Inner Whispers

Guiding You To A More Magical Life

Inner Whispers

Navigators of the Mystic Sea Overview

BF-Navigators-OverviewWhile there are definitely interesting interpretations opened up by the Navigators Tarot of the Mystic Sea (US Games, 1996), overall I haven’t connected with it this week.

The card stock is good to shuffle, and the non-reversible backs (showing the Kabbalist Tree of Life) don’t bother me.  I’m also fine with a deck that has echoes of the Golden Dawn, keeping traditional Courts, but renaming many of the Majors in line with the Thoth Tarot or for other reasons.  Although I don’t love having keywords on cards,  having them on every card – from Majors to Minors and the Courts – is also not a deal-breaker for me.  What most puts me off, which to me is generally the most important thing in a deck, is the artwork.

Take the Destiny (Justice) card.  This is one of those where the image has echoes of the Thoth deck’s ‘Adjustment’ card, but the name is all its own.  I rather like much of the symbolism here.  The main figure is black and white, which is a good way of representing legal or differentiating thinking: seeing things as clear and simple, one way or the other.  There is a feeling of balance to the card composition, too: the cross in the heart, the two elephants, the rising staircase behind, and the differentiation at the back – two people or a bull.  However, I’m put off by the simple, blocky colours, and by the strange ‘people’ with no hair and strange colours.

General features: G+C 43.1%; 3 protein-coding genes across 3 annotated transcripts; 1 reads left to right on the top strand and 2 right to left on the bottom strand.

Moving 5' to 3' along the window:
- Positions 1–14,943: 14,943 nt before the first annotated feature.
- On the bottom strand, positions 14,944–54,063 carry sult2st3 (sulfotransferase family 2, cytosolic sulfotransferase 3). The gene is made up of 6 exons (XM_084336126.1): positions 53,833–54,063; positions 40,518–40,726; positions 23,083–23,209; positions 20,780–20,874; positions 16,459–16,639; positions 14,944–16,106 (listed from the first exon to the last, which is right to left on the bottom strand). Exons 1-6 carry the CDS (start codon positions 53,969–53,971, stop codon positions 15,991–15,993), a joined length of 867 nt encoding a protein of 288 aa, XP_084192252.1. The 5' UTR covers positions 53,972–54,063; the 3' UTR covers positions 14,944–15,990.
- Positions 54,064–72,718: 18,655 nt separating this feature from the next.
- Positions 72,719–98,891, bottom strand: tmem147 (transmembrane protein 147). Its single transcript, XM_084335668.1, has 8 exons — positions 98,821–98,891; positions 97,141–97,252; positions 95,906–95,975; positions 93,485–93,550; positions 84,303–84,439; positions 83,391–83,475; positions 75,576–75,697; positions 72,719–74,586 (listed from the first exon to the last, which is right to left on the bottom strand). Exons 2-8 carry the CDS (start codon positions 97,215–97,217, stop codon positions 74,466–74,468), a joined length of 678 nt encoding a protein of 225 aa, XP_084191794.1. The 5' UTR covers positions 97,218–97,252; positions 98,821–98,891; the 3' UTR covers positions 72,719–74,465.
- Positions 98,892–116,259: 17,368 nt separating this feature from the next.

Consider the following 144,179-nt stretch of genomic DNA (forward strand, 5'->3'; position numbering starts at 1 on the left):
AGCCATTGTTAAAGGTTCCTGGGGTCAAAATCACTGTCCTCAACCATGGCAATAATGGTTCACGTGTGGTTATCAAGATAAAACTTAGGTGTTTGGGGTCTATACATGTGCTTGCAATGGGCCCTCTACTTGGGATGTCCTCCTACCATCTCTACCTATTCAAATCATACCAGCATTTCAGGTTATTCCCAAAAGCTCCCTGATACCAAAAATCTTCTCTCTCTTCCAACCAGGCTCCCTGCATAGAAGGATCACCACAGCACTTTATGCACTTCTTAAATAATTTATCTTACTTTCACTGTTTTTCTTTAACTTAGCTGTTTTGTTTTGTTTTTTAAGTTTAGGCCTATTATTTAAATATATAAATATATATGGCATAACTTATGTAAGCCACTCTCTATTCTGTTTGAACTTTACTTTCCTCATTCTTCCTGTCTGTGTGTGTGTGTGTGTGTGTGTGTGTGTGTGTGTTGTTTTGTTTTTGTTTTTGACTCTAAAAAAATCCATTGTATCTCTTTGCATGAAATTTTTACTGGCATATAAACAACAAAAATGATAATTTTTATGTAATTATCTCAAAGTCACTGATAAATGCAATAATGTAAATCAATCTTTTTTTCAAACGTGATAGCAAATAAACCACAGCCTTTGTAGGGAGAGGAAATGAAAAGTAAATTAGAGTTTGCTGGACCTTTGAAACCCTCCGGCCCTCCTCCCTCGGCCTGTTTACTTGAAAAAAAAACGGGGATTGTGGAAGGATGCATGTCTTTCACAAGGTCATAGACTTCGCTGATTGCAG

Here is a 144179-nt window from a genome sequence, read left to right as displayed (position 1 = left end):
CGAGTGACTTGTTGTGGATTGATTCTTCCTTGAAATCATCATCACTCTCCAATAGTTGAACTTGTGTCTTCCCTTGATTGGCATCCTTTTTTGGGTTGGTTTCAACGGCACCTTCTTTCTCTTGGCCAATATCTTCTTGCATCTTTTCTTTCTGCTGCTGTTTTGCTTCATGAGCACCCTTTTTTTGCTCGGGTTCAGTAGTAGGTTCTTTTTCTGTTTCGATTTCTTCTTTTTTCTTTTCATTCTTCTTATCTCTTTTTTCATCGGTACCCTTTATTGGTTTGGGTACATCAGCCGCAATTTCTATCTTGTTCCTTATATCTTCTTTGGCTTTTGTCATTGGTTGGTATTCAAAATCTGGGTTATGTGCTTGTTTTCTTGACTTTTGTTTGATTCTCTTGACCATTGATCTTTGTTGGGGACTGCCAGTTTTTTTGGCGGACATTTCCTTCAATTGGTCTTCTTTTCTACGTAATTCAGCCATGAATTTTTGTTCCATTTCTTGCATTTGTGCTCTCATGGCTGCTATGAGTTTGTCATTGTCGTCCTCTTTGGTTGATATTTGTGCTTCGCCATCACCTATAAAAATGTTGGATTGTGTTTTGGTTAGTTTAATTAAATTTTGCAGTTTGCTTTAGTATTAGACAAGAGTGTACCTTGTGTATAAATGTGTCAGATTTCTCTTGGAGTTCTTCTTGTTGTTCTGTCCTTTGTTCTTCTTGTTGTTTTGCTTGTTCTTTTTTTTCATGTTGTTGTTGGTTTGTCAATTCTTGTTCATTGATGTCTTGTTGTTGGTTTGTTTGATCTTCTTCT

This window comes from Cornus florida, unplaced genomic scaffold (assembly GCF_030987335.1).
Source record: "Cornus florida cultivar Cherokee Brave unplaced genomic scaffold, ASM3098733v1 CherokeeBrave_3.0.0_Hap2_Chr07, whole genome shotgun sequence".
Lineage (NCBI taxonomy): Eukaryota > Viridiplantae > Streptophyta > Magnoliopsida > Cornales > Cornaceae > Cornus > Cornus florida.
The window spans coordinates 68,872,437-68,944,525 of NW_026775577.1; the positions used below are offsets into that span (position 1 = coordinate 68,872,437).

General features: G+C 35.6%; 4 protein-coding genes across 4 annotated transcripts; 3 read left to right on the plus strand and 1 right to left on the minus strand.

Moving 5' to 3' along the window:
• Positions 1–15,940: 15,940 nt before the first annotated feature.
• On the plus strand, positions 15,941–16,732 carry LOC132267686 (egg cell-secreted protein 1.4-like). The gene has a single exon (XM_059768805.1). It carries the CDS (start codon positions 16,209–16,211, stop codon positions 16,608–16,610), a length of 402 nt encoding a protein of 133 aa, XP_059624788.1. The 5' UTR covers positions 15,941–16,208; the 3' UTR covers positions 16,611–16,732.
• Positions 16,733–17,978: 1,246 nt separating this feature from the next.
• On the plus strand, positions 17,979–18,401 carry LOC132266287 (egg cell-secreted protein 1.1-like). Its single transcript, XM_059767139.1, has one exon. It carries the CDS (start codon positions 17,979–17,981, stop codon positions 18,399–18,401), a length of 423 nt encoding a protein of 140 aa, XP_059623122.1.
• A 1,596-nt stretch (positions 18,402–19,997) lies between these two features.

This complaint is less apparent in the Knight of Wands.  Although he is green, it is clearly a unitard, rather than being his skin colour.  And his helmet hides his hairlessness.  In terms of symbolism, he is suitably fiery and dynamic, leaping over a flame-filled chasm.  Still, I don’t like the blocky, monochrome background.

BF-Navigators-Overview1Turning to the Aces, I don’t really like this Ace of Wands, either.  The pallid-skinned, genitally-challenged figure could simply be like the disembodied hand in the RWS version of this card.  However, the wand seems rather dull and puny, almost a background element.  The sun seems stronger, and I like the way its rays reach out to the green tips on the otherwise dead-looking tree.  However, there’s a Sun card for that, and the colour scheme overall feels  cold and lifeless.

The Five of Swords is a perfect example of what I most dislike.  The red, hairless figures have Barbie-smooth ground and hold unnatural poses.  They are on an ugly plain made up of blocky elements that feel unnatural and wrong to me.  Perhaps this is intended as an alien landscape to match the rather sci-fi people, but it’s not an aesthetic that appeals to me.

The bottom line is that I think this is a good deck, an interesting deck, but personally I don’t really like it.

4 Responses to “Navigators of the Mystic Sea Overview”

  • I fully agree with you on this one. It is a good thing for the artist, that how we perceive art is so subjective 😀

  • It is so interesting how we all see decks with different “eyes”!!! I just love this deck – it’s one of my favorites. I love the colors, and the unique presentations that still embrace the essence of the card meanings. I do agree with you that in general I prefer not to have keywords at all, though in this deck I don’t mind it so much. I would like to acquire the accompanying book at some point, but so far it’s rather expensive when it’s available!

  • Thank goodness we don’t all click with the same decks; it would make blog surfing much less fun! 🙂

  • I like this deck, like the Thoth skew, and the book is very good. I like her little poems in the book. I really think something this unique will never be seen again, so it’s worth keeping. It holds up for me.


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